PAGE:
I improve through the skillful manipulation of progressive resistance training, cardiovascular training and nutrition. These three fitness disciplines are independent, yet interdependent. They are pursued individually and have a synergistic effect: each amplifies the other if done simultaneously. By routinely changing techniques, modes and methods, progress can continually be coaxed.
The body will not alter itself, improve itself, i.e. add lean muscle, oxidize body fat, in response to anything less than herculean effort and disciplined eating; ease and sameness, mildness, doing the familiar, is insufficient. Doing the same things in the same ways does nothing physiologically. How could it? At best you are engaged in a maintenance program, treading water.
The human body can only build muscle and/or melt fat in response to intense training underpinned with precision nutrition. Mild changes do not produce spectacular results. In training, in every session, in every exercise or drill, I strive to attain 100% (or more) of capacity on that day and at that time.
Regardless if my capacity on a particular day is enhanced or diminished, my progressive resistance goal is to rep until I cannot perform another rep. Do so, and I know I have given 100%. Squeeze out an extra rep, add 5-10 pounds to the exercise poundage and I’ve given 102%. Assuming your techniques are correct and consistent, the only way you add poundage or squeeze out more reps is by exceeding current capacities. That degree of effort invariably triggers the Adaptive Response.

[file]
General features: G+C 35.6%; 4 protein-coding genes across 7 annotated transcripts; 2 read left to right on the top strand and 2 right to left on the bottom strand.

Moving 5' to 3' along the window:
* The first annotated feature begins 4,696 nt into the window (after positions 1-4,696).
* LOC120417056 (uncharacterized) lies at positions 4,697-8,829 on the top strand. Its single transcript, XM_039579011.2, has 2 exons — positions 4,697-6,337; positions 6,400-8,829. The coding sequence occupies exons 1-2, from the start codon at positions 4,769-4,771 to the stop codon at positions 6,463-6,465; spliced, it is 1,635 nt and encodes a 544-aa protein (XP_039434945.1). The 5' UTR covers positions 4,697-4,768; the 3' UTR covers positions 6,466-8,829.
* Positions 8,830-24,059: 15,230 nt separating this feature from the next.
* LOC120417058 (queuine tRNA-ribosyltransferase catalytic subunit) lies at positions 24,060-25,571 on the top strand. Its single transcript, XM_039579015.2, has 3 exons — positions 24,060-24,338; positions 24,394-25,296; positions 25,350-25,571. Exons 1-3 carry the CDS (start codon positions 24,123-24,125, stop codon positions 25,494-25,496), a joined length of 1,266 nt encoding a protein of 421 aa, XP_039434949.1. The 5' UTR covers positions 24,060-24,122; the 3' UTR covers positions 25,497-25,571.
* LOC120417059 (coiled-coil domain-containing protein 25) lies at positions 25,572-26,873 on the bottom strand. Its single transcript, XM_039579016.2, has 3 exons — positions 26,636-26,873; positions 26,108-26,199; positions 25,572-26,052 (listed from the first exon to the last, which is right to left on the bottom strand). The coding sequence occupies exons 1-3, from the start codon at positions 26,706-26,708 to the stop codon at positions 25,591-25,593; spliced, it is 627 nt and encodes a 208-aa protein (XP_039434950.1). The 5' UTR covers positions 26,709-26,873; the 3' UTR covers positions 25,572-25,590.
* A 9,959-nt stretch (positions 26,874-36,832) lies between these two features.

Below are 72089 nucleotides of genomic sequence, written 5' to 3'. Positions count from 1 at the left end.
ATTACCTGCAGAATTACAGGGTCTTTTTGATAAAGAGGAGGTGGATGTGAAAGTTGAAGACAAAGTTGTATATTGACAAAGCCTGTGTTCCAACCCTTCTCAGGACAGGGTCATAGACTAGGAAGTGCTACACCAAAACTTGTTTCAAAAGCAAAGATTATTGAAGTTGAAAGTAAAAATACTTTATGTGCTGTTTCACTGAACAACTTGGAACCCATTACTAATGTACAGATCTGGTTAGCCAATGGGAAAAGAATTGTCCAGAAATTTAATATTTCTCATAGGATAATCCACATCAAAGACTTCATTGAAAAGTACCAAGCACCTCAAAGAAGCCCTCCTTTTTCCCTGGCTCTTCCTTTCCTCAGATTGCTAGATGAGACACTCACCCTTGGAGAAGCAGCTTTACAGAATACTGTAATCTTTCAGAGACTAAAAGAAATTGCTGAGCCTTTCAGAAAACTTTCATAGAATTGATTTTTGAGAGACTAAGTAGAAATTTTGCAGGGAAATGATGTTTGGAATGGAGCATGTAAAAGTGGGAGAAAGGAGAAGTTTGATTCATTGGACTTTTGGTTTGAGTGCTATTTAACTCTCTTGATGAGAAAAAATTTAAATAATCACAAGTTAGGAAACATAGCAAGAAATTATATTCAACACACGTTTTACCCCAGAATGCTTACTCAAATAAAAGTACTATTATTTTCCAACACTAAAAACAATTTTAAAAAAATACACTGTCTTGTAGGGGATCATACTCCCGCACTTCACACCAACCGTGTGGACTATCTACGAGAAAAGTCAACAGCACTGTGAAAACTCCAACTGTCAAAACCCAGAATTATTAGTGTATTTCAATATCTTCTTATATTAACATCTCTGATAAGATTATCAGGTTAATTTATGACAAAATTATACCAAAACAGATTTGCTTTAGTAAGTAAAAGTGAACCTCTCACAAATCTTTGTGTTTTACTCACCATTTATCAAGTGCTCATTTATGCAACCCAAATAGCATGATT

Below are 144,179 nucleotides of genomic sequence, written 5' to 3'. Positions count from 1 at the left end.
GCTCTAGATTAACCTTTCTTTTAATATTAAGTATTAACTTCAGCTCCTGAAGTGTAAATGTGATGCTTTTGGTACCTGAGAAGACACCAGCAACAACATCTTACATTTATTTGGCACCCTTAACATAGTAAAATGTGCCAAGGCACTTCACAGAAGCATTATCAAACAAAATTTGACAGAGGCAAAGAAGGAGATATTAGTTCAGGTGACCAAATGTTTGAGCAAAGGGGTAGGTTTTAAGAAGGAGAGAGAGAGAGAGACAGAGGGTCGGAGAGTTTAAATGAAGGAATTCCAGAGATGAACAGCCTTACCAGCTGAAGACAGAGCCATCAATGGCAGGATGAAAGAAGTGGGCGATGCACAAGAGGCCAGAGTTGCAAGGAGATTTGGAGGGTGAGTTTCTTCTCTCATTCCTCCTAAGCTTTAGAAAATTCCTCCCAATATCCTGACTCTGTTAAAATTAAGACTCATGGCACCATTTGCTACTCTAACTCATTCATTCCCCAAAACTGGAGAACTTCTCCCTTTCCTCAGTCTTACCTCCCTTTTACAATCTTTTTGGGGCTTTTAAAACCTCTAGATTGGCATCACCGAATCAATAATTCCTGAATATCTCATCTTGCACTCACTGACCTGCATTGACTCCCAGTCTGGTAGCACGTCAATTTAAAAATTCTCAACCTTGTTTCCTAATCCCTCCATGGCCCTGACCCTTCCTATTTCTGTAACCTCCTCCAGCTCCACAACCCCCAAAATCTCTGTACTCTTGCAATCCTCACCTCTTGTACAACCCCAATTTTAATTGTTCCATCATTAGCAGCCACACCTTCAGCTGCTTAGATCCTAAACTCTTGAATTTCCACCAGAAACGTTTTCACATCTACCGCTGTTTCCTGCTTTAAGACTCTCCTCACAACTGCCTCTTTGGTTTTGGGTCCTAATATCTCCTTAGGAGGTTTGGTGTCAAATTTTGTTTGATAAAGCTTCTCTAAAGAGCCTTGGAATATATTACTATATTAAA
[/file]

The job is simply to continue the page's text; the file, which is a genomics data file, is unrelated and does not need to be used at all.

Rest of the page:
Anyone can work to 100% of capacity safely and consistently. A person does not have to attempt a rep that they know they have no chance of completing. No need to fail with a rep. Staying within the precise technical boundaries of a lift keeps the lifter safe. I only go all out on the top set (or static sets) of an exercise. The athlete pushes or pulls on the top set poundage until another rep is not possible. I do this safely and routinely.
The ability to work at the cusp of our current fitness capacities, consistently and safely, is the real secret to successful progressive resistance training. Get your goals straight, i.e. fall in love with the idea of improving on your current self. Learn to train hard and learn how to exert 100% safely. Synchronize intense cardio with hardcore resistance training and underpin with precision nutrition. By obtaining intense psychological satisfaction from improving on the current version of ourselves, we create a never-ending source of transformative motivation.
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About the Author
As an athlete Marty Gallagher is a national and world champion in Olympic lifting and powerlifting. He was a world champion team coach in 1991 and coached Black's Gym to five national team titles. He's also coached some of the strongest men on the planet including Kirk Karwoski when he completed his world record 1,003 lb. squat. Today he teaches the US Secret Service and Tier 1 Spec Ops on how to maximize their strength in minimal time. As a writer since 1978 he’s written for Powerlifting USA, Milo, Flex Magazine, Muscle & Fitness, Prime Fitness, Washington Post, Dragon Door and now IRON COMPANY. He’s also the author of multiple books including Purposeful Primitive, Strong Medicine, Ed Coan’s book “Coan, The Man, the Myth, the Method" and numerous others. Read the Marty Gallagher biography here.